1. Successful completion of a M.A.S. or M.Sc. program or the equivalent is a prerequisite for entry into a Ph.D. program.

2. The candidate shall complete satisfactorily a minimum of six credit hours in graduate courses other than those courses required for a M.A.S./M.Sc. Candidates may be required by the Supervisory Committee to take additional program courses.

3. The comprehensive examination shall consist of a written and an oral examination.

a) The written examination shall take place as soon as the supervisory committee deems appropriate but not later than at the end of the candidate's first year in the doctoral program. The purpose of the written comprehensive examination is to ensure that the candidate has a broad general knowledge of statistics before beginning work on the thesis.

b) At the time to be determined by the supervisory committee, but not later than at the end of the candidate's second year in the doctoral program, the candidate will be required to take the oral examination. The purpose of the oral examination is to ensure that the candidate is making sufficient progress and has sufficient specialized knowledge in the area of the proposed research work and related areas. The oral examination may also include questions of a general nature relating to the field of specialization.

4. Each candidate will be required to present at least one paper at a graduate seminar on a topic to be approved by his or her Supervisor.

TABLE OF CREDIT RESTRICTIONS FOR PRESENT MATHEMATICS COURSES WITH FORMER MATHEMATICS COURSES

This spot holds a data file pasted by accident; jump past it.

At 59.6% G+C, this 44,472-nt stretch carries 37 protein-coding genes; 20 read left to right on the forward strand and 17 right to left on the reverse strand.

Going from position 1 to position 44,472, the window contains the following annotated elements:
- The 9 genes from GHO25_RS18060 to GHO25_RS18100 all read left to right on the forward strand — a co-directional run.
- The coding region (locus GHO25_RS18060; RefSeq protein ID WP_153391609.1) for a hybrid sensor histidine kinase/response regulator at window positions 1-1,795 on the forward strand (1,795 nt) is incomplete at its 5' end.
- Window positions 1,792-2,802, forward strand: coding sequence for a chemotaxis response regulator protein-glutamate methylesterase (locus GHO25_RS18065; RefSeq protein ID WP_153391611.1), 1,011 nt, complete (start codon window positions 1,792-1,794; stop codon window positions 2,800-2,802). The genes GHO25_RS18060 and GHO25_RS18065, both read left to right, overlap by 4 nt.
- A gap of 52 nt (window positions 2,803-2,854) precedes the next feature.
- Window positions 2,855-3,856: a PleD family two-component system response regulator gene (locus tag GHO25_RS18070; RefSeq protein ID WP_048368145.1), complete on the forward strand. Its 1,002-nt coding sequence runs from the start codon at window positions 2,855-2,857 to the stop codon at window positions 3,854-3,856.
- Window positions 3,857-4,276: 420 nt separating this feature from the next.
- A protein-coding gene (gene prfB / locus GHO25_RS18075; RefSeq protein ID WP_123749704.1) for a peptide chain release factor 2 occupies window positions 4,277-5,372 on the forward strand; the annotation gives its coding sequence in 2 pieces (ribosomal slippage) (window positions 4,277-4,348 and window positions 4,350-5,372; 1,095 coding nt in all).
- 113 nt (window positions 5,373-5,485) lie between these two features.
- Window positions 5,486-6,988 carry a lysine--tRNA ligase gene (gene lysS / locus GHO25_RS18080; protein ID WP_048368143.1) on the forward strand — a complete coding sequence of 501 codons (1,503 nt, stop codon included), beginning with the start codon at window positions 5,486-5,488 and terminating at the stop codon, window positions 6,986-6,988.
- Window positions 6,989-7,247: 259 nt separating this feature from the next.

CREDIT MAY BE OBTAINED FOR ONLY ONE COURSE FROM EACH OF THE PAIRS LISTED IN THIS TABLE

Present Course Former Course Present Course Former Course
6323 6030 6212 6080
6321 6032 6310 6130
6322 6035 6330 6200
6340 6040 6331 6210
6341 6041 6332 6350
6342 6042 6312 6500



COURSES

A selection of the following graduate courses will be offered to meet the requirements of candidates, as far as the resources of the Department will allow:

6100. Dynamical Systems
6101. Modern Perturbation Theory
6102-6109. Special Topics in Applied Mathematics
6212. Numerical Methods for Initial Value Problems
6201. Numerical Methods for Partial Differential Equations
6202-6209. Special Topics in Numerical Analysis
6300. Algebraic Topology I (Homology Theory)
6301. Algebraic Topology II (Homotopy Theory)
6302. Algebraic Topology III (Theory of Fibre Bundles)
6332. Point Set Topology
6304-6309. Special Topics in Topology
6310. Functional Analysis
6311. Complex Analysis
6312. Measure Theory
6313-6319. Special Topics in Analysis
6320. Group Theory
6321. Ring Theory
6322. Nonassociative Algebra
6323. Homological Algebra
6324-6329. Special Topics in Algebra
6330. Analytic Number Theory
6331. Algebraic Number Theory
6340. Graph Theory
6341. Combinatorial Design Theory
6342. Advanced Enumeration
6343-6349. Special Topics in Combinatorics
6503. Stochastic Processes
6510. Mathematical Statistics
6520. Linear Models
6560. Continuous Multivariate Analysis
6561. Discrete Multivariate Analysis
6580-6589. Selected Topics in Statistics and Probability
6590. A Course in Statistical Consulting

SEMINAR COURSES IN MATHEMATICS AND STATISTICS

Seminar courses in the following areas are the most frequently offered:

6910. Topology
6930. Statistics
6940. Pure and Applied Analysis
6950. Algebra


Last modified on May 21, 2002 by MaryJane Puxley